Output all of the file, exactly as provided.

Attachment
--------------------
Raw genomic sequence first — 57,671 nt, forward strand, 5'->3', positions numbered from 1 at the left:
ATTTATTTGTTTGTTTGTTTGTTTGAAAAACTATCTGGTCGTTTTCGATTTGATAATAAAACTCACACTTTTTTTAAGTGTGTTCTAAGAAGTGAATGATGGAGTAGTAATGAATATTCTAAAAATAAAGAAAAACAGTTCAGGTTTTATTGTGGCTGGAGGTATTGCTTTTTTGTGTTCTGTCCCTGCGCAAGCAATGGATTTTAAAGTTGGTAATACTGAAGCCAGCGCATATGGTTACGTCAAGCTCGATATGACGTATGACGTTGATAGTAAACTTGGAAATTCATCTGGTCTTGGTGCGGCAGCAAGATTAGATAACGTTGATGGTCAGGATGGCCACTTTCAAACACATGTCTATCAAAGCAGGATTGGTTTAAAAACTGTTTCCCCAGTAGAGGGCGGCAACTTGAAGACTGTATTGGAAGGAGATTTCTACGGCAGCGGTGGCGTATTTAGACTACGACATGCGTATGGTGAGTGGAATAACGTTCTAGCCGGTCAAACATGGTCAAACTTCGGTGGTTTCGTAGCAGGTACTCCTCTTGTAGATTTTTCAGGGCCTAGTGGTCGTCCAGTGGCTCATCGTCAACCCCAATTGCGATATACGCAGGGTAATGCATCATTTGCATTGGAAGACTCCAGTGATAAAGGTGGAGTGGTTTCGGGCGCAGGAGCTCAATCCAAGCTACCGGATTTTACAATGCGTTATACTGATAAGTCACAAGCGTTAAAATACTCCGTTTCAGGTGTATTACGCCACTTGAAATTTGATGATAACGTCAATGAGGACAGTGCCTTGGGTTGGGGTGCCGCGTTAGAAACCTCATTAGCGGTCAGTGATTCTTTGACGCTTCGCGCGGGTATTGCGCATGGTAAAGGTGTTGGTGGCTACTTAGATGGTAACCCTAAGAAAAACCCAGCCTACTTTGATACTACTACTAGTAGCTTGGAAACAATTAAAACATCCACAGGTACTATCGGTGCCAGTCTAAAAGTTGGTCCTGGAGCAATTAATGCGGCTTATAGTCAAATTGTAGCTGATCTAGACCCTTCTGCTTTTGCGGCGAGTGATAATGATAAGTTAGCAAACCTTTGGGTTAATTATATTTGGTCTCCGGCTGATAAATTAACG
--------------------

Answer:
Raw genomic sequence first — 57,671 nt, forward strand, 5'->3', positions numbered from 1 at the left:
ATTTATTTGTTTGTTTGTTTGTTTGAAAAACTATCTGGTCGTTTTCGATTTGATAATAAAACTCACACTTTTTTTAAGTGTGTTCTAAGAAGTGAATGATGGAGTAGTAATGAATATTCTAAAAATAAAGAAAAACAGTTCAGGTTTTATTGTGGCTGGAGGTATTGCTTTTTTGTGTTCTGTCCCTGCGCAAGCAATGGATTTTAAAGTTGGTAATACTGAAGCCAGCGCATATGGTTACGTCAAGCTCGATATGACGTATGACGTTGATAGTAAACTTGGAAATTCATCTGGTCTTGGTGCGGCAGCAAGATTAGATAACGTTGATGGTCAGGATGGCCACTTTCAAACACATGTCTATCAAAGCAGGATTGGTTTAAAAACTGTTTCCCCAGTAGAGGGCGGCAACTTGAAGACTGTATTGGAAGGAGATTTCTACGGCAGCGGTGGCGTATTTAGACTACGACATGCGTATGGTGAGTGGAATAACGTTCTAGCCGGTCAAACATGGTCAAACTTCGGTGGTTTCGTAGCAGGTACTCCTCTTGTAGATTTTTCAGGGCCTAGTGGTCGTCCAGTGGCTCATCGTCAACCCCAATTGCGATATACGCAGGGTAATGCATCATTTGCATTGGAAGACTCCAGTGATAAAGGTGGAGTGGTTTCGGGCGCAGGAGCTCAATCCAAGCTACCGGATTTTACAATGCGTTATACTGATAAGTCACAAGCGTTAAAATACTCCGTTTCAGGTGTATTACGCCACTTGAAATTTGATGATAACGTCAATGAGGACAGTGCCTTGGGTTGGGGTGCCGCGTTAGAAACCTCATTAGCGGTCAGTGATTCTTTGACGCTTCGCGCGGGTATTGCGCATGGTAAAGGTGTTGGTGGCTACTTAGATGGTAACCCTAAGAAAAACCCAGCCTACTTTGATACTACTACTAGTAGCTTGGAAACAATTAAAACATCCACAGGTACTATCGGTGCCAGTCTAAAAGTTGGTCCTGGAGCAATTAATGCGGCTTATAGTCAAATTGTAGCTGATCTAGACCCTTCTGCTTTTGCGGCGAGTGATAATGATAAGTTAGCAAACCTTTGGGTTAATTATATTTGGTCTCCGGCTGATAAATTAACG